Fruit

It’s been a long cold winter, but finally spring appears to be on the horizon!

We purchased some fruit trees to add to our collection 2 weeks ago. We have an apple tree, a ‘herefordshire russet’ on an M9 root stock, apparently this should only grown to about 2.5m tall, we bought this at our local garden centre, it appear to be 2-3 years old, but was on offer at £10! We have popped it in a nice sized pot with the intention of trying to train it. We were originally looking at trying to espalier it, but that would require some very drastic pruning, so I think we may be a little more restrained and just try to maintain a nice shape as a smaller standard tree.
Another addition to the family was a plum tree, for this we went for a ‘victoria’ as we love the flavour. This came from another local garden centre, which is also an orchard, it was bare root but appeared to be healthy looking, a bargain at £15! This is again in a pot, as it should be easy to train and is only 1.5m high at the minute, we have some time to decide what shape to make it.

We took the opportunity to add another raspberry cane to our collection, as last years canes didn’t seem to send up many runners to be this years canes, it is a different variety, but this should just mean that we have fruit over a slightly longer period.

In addition to these we picked up two blueberry bushes, both about 18months old and a bare root redcurrant bush. These are all in pots and have already started to break bud!
The remainder of our fruit is now playing catchup, the loganberry, blackcurrant, gooseberry and kiwi are all racing to put buds out and open them up ready for when the bees arrive to start pollinating.

We discovered whilst researching apples that as apples are not self fertile you need at least one apple tree from a compatible group to pollinate your tree, however it turns out that crab apple can also pollinate a standard apple tree, this is quite helpful in an urban environment as crab apple trees are often planted in an ornamental capacity.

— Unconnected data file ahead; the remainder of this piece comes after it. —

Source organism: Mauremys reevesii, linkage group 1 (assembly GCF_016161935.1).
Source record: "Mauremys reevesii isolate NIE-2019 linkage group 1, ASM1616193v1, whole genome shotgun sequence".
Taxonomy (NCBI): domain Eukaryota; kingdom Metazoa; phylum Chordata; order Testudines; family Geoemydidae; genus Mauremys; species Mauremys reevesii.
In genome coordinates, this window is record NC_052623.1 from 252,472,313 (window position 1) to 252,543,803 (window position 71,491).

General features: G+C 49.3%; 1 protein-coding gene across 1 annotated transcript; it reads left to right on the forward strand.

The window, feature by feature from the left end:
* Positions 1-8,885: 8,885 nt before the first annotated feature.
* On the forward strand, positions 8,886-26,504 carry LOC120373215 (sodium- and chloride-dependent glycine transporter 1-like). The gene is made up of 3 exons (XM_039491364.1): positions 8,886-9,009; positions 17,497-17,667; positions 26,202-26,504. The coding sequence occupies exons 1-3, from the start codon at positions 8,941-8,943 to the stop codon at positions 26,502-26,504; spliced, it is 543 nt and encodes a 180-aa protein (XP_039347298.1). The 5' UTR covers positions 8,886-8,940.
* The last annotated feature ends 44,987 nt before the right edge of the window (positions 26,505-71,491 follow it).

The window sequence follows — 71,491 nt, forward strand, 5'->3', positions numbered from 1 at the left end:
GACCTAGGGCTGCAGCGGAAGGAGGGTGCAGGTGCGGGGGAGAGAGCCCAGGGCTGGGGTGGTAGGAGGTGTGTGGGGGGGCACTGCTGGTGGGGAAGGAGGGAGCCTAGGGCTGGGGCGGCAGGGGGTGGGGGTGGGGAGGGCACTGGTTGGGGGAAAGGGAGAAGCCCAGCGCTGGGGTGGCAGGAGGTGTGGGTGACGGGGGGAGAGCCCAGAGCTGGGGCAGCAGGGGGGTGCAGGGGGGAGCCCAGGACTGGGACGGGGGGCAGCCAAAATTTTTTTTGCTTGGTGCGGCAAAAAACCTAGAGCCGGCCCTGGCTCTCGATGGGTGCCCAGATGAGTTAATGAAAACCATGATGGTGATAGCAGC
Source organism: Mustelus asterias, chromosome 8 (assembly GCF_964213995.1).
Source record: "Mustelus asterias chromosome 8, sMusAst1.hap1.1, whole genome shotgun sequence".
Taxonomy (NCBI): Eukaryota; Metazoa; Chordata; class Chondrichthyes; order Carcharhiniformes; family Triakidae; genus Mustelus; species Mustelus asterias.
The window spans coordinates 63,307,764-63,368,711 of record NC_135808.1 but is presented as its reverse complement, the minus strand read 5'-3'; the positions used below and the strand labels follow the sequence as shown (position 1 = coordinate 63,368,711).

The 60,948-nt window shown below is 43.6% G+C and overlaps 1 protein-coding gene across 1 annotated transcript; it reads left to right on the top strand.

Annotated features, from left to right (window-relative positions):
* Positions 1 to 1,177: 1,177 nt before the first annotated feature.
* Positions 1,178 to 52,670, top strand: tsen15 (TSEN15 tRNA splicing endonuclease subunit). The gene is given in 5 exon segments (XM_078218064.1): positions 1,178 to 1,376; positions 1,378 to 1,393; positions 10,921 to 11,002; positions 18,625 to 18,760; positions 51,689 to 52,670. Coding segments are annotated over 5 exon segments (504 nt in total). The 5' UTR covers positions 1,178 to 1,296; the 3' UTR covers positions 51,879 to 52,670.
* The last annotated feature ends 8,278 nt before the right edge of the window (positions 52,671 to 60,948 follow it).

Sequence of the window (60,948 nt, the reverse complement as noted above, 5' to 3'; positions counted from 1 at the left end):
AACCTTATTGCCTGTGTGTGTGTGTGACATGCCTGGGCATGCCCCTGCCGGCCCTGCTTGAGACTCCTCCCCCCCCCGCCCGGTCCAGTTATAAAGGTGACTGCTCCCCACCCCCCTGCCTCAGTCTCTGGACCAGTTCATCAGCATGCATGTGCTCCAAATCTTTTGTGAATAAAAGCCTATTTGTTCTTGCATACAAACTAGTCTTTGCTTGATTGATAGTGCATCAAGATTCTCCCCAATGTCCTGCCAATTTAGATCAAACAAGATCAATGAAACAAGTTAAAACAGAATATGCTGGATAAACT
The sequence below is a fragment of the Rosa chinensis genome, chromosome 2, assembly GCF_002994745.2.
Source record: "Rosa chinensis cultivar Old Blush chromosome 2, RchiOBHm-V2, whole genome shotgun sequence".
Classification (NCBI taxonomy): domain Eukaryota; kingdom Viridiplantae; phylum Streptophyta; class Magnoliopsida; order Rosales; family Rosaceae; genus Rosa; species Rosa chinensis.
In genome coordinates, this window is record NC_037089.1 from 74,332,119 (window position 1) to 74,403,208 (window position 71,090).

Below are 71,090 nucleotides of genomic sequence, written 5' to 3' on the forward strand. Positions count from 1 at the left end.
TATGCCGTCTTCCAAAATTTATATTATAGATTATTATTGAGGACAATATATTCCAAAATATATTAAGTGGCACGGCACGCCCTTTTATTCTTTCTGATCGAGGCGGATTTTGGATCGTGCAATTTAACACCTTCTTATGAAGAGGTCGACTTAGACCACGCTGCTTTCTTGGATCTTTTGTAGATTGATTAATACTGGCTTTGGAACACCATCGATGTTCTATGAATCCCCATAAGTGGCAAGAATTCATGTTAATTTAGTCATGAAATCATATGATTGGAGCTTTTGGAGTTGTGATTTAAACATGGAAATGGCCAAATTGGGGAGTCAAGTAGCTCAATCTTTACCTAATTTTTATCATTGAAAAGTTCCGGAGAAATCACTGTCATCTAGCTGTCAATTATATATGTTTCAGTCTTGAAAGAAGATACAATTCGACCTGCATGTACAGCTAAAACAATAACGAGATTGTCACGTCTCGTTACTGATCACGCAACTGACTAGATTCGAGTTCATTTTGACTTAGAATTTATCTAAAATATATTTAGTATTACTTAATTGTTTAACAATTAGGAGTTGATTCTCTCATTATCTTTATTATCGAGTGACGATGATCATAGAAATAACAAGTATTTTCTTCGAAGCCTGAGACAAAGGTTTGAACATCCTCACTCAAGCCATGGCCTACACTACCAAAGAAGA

The lemon tree seems to like it’s new house, the warmth overnight seems to be helping it to hang on to it’s fruit, maybe we might even get to eat some this year….
The onions and garlic that we planted at the back end of last year are looking good, we had to take the seed sown onions out to plant the broad beans, but will be trying those again next year under a cloche to give then a head start.

The rhubarb appears to be much happier this year, hopefully having not taken many stems from it last year will have boosted the crown.


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Veg stores

Well we have just finished the last of our home grown potato’s. We uses the last onions about 2 weeks before Christmas and have 1 meals worth of carrots left in ground to harvest.
So if we were being self sufficient then we would be looking to a very hungry few months ahead !
It has given us a good idea of how much we need to plant to see us through. We basically had 6 months worth of onions, carrots and potato. Although with the potato’s we mainly had smaller potato’s in our crop, so purchased larger ones for jacket potato’s from the supermarket.

For the coming year we will be planning on doubling up the amount of potato’s, carrots and onions that we sow, with the aim of seeing us through winter. Then we will try a few more winter greens. With the greenhouse we
should be better able to start these crops off in modules before planting out in the cold!

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Greenhouse

So our greenhouse arrived a couple of weeks ago, it was a pig to build, mainly because the instructions appear to be written to make the process as confusing as possible. The basic system appears to be that you build the two gables completely, then try and stand them both up and attach the two sides.

It would seem to be easier in my limited experience to have started from the ground up, attaching each level together as you work you way upwards. At least I know for next time, to ignore the instructions and make it up as I go along !😉

We got our greenhouse build just in time judging by the weather, we have had 2 weeks of very cold weather with snow and ice, along with daytime temperatures of below zero degrees celcius !

Having moved our Lemon tree into the greenhouse to keep it cozy over the winter months we have invested in a new heater. We have opted for the Parasene Super Warm 4 parrafin heater. This is suitable for a greenhouse upto 6′ x 6′ footprint. Ours is 6’3″ x 4’3″ so it should be ideally suited. It has a stated burntime of 168 hours on a full tank (4.5L) and so far that seems to be about spot on. We have it set to a midrange setting which keeps the temperature above zero even when the outside temperature is down to minus 7 degrees. Quite impressed so far, lets hope it keeps up the good work.